Uses of Lavender Essential Oil

Lavender Essential OIl has been described as a First Aid Kit in a bottle as it has so many healing properties.  For a detailed description on how best to use lavender essential oil please refer to the fact sheet below which was written by Phillip Simms of NZ Lavender from material he sourced at the Otago University medical library.  Phillip has kindly given me permission to use his sheet.

Lavandula angustifolia is the most therapeutically active and the safest lavender essential oil. (Lavandula 'Grosso' comes in at a very close second and you can also use it in the ways listed below.)  Lavender Essential Oil  is one of the most commonly used essential oils in aromatherapy; producing a pharmacological and psychological effect on our bodies through its calming, soothing, healing and balancing properties. It is absorbed into the body through the skin, the lungs and the nasal chamber. Safe to use, cost effective, easily available, holistic, lavender essential oil is the ideal complementary therapy for self medication and home use.


Application of Lavender Essential Oil

There are several different ways in which lavender essential oil can be applied:

Application to the skin:

Baths – add up to 5 drops of oil to your fully run bath water.

Neat – 1 or 2 drops can be applied neat to the skin.

Massage – gently massage the body with a blend of 10 - 15 drops of lavender oil and 30ml of sweet almond oil.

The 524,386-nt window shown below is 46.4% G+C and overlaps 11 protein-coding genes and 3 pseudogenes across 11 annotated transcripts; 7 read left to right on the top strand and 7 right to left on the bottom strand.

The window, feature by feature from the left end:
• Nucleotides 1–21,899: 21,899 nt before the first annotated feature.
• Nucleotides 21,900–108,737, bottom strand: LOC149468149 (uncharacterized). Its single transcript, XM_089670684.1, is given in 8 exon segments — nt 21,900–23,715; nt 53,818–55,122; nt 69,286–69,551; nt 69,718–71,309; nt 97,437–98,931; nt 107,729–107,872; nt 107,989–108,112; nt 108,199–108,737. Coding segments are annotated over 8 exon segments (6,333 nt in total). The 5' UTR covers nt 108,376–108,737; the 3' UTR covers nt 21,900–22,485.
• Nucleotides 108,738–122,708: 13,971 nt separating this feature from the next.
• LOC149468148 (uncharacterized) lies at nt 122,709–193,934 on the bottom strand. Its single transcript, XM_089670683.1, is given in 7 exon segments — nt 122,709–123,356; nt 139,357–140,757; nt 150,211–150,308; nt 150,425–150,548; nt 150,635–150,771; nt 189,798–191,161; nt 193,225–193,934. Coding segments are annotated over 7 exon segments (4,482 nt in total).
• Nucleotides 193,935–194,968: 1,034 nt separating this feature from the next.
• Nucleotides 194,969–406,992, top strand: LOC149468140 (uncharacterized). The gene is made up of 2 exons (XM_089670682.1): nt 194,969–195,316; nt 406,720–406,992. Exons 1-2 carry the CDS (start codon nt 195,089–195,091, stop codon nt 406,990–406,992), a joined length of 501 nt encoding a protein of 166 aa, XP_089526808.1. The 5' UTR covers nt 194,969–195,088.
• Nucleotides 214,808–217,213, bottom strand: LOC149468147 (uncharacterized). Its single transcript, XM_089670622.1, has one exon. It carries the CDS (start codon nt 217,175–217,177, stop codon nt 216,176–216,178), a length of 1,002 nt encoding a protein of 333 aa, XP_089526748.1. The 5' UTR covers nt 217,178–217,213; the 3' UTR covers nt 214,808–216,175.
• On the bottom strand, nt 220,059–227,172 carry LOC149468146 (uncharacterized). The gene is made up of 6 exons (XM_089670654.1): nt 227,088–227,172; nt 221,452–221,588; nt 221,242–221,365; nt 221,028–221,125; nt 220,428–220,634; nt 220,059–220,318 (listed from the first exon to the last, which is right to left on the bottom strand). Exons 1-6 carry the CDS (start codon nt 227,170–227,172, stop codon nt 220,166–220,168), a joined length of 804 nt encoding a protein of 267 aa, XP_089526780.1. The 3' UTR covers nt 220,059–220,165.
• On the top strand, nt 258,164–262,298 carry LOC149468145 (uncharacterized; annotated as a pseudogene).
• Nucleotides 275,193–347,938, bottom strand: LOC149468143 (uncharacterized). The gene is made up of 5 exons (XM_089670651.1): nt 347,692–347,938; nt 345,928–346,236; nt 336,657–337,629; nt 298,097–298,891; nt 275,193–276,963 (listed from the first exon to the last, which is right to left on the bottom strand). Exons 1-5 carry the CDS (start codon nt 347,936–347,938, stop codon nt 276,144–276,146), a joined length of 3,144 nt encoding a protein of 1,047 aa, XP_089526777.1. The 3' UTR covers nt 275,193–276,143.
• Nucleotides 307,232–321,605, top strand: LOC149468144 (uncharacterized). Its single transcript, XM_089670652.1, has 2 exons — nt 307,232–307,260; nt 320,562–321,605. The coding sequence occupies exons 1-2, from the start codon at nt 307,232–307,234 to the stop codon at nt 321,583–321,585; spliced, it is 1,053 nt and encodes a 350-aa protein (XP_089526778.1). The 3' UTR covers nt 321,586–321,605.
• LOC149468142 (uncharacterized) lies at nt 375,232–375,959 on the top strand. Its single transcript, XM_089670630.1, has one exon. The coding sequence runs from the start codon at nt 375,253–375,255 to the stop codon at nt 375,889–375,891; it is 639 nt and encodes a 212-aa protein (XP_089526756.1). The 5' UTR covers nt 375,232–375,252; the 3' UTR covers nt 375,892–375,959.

Steam – add a few drops of oil to a bowl of hot water, inhale under a towel.

        Neat – add 1 or 2 drops to a handkerchief and place inside your pillow case.

        Indirect – place a few drops in a room vaporiser or diffuser.


Uses of Lavender Essential OIl

Skin conditions

Used to assist treatment of: acne, insect bites, minor burns, bruises, sunburn, scarring, stretch marks.

Application:  apply neat for minor burns, insect bites and cuts. Apply in massage oil blend to bruises.

Nervous system

Properties: soothing, calming, balancing, relaxing, sedative, analgesic, antidepressant, tonic.

Used to assist treatment of: headaches, insomnia, nervous tension, anxiety, mood swings, stress related disorders, PMS.

Cancerused palliatively to improve wellbeing and reduce anxiety.

Application: apply 1 or 2 drops neat to the temples or back of the neck for headaches, migraine and insomnia. Use in baths and gentle massage, applied directly to pillow or indirectly in vaporisers and diffusers.

Respiratory system

Properties: expectorant, decongestant, antiseptic, analgesic, anti-inflammatory, sedative.

Used to assist treatment of: bronchial congestion, coughs & colds, influenza, sore throats, croup, laryngitis.

Applicationchest rub using massage oil, steam inhalation, applied directly to pillow or indirectly in room diffusers.

Babies & Infants

Properties: analgesic, antiseptic, sedative, soothing, calming, relaxing

Used to assist treatment of: fretfulness (e.g. with teething problems), insomnia, eczema, nappy rash

Application: Massage:  newborn baby 1 drop, 2 to 12 months 3 drops in 30 ml sweet almond oil. Massage baby’s body avoiding eyes, mouth and genitals. Inhalation: 1 or 2 drops in a room vaporiser/diffuser. Bath: add 1 drop to bath water.


It is recommended that essential oils are only used during pregnancy under the guidance of a qualified aromatherapist.

Adverse Effects

generally regarded as non-irritant and non-sensitising. However over-use of the oil in sensitive individuals could lead to contact dermatitis/contact allergy, especially with the use of neat oil.

Interactions:  could potentiate effects of sleeping tablets, sedatives and antidepressants taken concurrently.


References: University of Otago, Canterbury Medical Library, Complementary & Alternative medicine section.